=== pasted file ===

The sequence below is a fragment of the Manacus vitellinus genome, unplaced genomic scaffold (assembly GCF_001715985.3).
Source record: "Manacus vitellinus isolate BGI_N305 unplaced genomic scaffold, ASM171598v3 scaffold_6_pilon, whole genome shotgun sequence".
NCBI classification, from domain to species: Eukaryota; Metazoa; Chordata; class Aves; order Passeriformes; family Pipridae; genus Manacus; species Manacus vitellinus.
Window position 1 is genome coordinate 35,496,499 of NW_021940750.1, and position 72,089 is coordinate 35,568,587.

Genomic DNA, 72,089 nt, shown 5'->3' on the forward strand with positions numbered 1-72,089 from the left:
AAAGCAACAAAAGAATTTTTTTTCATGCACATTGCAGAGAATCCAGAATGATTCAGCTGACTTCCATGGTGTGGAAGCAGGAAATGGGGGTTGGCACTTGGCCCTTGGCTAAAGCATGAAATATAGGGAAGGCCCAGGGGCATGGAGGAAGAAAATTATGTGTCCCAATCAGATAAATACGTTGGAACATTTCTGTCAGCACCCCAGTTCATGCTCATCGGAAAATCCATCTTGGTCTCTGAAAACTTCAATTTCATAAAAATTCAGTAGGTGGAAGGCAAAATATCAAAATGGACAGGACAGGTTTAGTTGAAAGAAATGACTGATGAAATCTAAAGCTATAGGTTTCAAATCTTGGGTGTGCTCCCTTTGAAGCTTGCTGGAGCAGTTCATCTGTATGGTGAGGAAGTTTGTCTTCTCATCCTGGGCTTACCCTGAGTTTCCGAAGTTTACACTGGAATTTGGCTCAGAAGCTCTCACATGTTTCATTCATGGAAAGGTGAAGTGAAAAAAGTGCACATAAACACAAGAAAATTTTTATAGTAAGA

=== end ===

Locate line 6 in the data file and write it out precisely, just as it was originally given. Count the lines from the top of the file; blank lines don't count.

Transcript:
AAAGCAACAAAAGAATTTTTTTTCATGCACATTGCAGAGAATCCAGAATGATTCAGCTGACTTCCATGGTGTGGAAGCAGGAAATGGGGGTTGGCACTTGGCCCTTGGCTAAAGCATGAAATATAGGGAAGGCCCAGGGGCATGGAGGAAGAAAATTATGTGTCCCAATCAGATAAATACGTTGGAACATTTCTGTCAGCACCCCAGTTCATGCTCATCGGAAAATCCATCTTGGTCTCTGAAAACTTCAATTTCATAAAAATTCAGTAGGTGGAAGGCAAAATATCAAAATGGACAGGACAGGTTTAGTTGAAAGAAATGACTGATGAAATCTAAAGCTATAGGTTTCAAATCTTGGGTGTGCTCCCTTTGAAGCTTGCTGGAGCAGTTCATCTGTATGGTGAGGAAGTTTGTCTTCTCATCCTGGGCTTACCCTGAGTTTCCGAAGTTTACACTGGAATTTGGCTCAGAAGCTCTCACATGTTTCATTCATGGAAAGGTGAAGTGAAAAAAGTGCACATAAACACAAGAAAATTTTTATAGTAAGA